It is possible to have Imager find the number of colors in an image by using $img->getcolorcount(). It requires memory proportionally to the number of colors in the image so it is possible to have it stop sooner if you only need to know if there are more than a certain number of colors in the image. If there are more colors than asked for the function return undef. Examples:

  if (!defined($img->getcolorcount(maxcolors=>512)) {
    print "Less than 512 colors in image\n";

Drawing Methods



It is possible to draw with graphics primitives onto images. Such primitives include boxes, arcs, circles and lines. A reference oriented list follows.

Box: $img->box(color=>$blue,xmin=>10,ymin=>30,xmax=>200,ymax=>300,filled=>1);

The Above example calls the box method for the image and the box covers the pixels with in the rectangle specified. If filled is ommited it is drawn as an outline. If any of the edges of the box are ommited it will snap to the outer edge of the image in that direction. Also if a color is omitted a color with (255,255,255,255) is used instead.

Arc: $img->arc(color=>$red, r=20, x=>200, y=>100, d1=>10, d2=>20 );

This creates a red arc with a 'center' at (200, 100) and spans 10 degrees and the slice has a radius of 20. SEE section on BUGS.

Circle: $img->circle(color=>$green, r=50, x=>200, y=>100 );

This creates a green circle with its center at (200, 100) and has a radius of 20.


Polyline is used to draw multilple lines between a series of points. The point set can either be specified as an arrayref to an array of array references (where each such array represents a point). The other way is to specify two array references.

Text rendering

To create a font object you can use:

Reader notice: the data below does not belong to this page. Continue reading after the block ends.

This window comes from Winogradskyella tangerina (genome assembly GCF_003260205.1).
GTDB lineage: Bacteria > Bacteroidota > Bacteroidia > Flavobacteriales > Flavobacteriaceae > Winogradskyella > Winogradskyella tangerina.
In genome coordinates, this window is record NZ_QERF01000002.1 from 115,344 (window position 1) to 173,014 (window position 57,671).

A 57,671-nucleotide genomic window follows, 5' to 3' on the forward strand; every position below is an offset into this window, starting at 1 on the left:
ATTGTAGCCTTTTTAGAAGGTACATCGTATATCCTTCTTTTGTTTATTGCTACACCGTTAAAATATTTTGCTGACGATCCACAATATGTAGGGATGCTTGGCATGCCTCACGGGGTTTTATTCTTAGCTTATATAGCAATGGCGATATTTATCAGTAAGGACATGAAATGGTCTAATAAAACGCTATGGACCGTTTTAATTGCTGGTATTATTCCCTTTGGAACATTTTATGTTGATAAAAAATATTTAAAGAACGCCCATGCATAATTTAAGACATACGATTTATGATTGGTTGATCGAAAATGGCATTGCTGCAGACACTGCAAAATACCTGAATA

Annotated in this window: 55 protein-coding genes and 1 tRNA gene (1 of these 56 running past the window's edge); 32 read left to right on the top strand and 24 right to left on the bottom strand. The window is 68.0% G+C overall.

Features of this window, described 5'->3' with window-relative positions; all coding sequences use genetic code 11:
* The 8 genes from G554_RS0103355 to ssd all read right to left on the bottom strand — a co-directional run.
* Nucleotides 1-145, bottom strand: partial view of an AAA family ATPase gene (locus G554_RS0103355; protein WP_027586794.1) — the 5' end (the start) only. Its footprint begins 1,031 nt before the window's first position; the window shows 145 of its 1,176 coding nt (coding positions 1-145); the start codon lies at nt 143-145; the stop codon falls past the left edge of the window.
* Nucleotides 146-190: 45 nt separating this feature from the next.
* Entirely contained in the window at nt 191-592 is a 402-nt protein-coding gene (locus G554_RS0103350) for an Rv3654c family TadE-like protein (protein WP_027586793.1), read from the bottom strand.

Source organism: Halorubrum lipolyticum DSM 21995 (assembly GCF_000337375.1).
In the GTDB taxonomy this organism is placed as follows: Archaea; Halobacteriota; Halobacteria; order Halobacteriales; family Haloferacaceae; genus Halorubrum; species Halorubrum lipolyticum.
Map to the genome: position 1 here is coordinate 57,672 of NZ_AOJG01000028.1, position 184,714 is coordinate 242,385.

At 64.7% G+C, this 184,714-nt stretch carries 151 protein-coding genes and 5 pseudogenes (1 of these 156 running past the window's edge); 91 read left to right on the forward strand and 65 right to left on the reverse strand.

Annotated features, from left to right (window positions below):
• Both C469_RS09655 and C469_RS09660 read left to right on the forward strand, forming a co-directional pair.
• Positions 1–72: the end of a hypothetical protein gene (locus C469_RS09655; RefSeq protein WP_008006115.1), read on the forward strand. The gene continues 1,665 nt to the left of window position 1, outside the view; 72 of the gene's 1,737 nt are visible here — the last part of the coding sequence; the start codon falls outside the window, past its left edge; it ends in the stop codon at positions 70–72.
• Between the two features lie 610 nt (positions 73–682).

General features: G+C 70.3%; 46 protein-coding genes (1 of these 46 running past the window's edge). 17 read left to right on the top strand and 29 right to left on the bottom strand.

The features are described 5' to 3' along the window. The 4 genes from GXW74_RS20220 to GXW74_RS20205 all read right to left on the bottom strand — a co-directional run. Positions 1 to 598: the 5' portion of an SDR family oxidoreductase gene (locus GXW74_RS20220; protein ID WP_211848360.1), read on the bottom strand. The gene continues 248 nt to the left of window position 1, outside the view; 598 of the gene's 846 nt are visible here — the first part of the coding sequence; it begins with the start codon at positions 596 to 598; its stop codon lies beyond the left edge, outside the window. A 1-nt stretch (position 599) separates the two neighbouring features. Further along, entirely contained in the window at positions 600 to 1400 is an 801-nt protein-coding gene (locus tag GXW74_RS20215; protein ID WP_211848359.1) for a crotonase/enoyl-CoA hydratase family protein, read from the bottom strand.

$t1font = Imager::Font->new(file=>'pathtofont.pfb');
  $ttfont = Imager::Font->new(file=>'pathtofont.ttf');

As is two types of font types are supported t1 postscript fonts and truetype fonts. You can see if they are supported in your binary with the %Imager::formats hash. It is possible to control other attributes the font such as default color, size and anti aliasing.

  $blue = Imager::Color(10,10,255,0);
  $t1font = Imager::Font->new(file=>'pathtofont.pfb',

To draw text on images the string method of the images is used. A font must be passed to the method.


This would put a 40 pixel high text in the top left corner of an image. If you measure the actuall pixels it varies since the fonts usually do not use their full height. It seems that the color and size can be specified twice. When a font is created only the actual font specified matters. It his however convenient to store default values in a font, such as color and size. If parameters are passed to the string function they are used instead of the defaults stored in the font.

If string() is called with the channel parameter then the color isn't used and the font is drawn in only one channel. This can be quite handy to create overlays. See the examples for tips about this.

Sometimes it is necessary to know how much space a string takes before rendering it. The bounding_box() method of a font can be used for that. examples:


The first example gets the so called glyph metrics. First is the

Image resizing

To scale an image so porportions are maintained use the $img->scale() method. if you give either a xpixels or ypixels parameter they will determine the width or height respectively. If both are given the one resulting in a larger image is used. example: $img is 700 pixels wide and 500 pixels tall.

  $img->scale(xpixels=>400); # 400x285
  $img->scale(ypixels=>400); # 560x400

  $img->scale(xpixels=>400,ypixels=>400); # 560x400
  $img->scale(xpixels=>400,ypixels=>400,type=>min); # 400x285

  $img->scale(scalefactor=>0.25); 175x125 $img->scale(); # 350x250

if you want to create low quality previews of images you can pass qtype=>'preview' to scale and it will use nearest neighbor sampling instead of filtering. It is much faster but also generates worse looking images - especially if the original has a lot of sharp variations and the scaled image is by more than 3-5 times smaller than the original.

If you need to scale images per axis it is best to do it simply by calling scaleX and scaleY. You can pass either 'scalefactor' or 'pixels' to both functions.

Another way to resize an image size is to crop it. The parameters to crop are the edges of the area that you want in the returned image. If a parameter is omited a default is used instead.

  $img->crop(left=>50, right=>100, top=>10, bottom=>100); 
  $img->crop(left=>50, top=>10, width=>50, height=>90);
  $img->crop(left=>50, right=>100); # top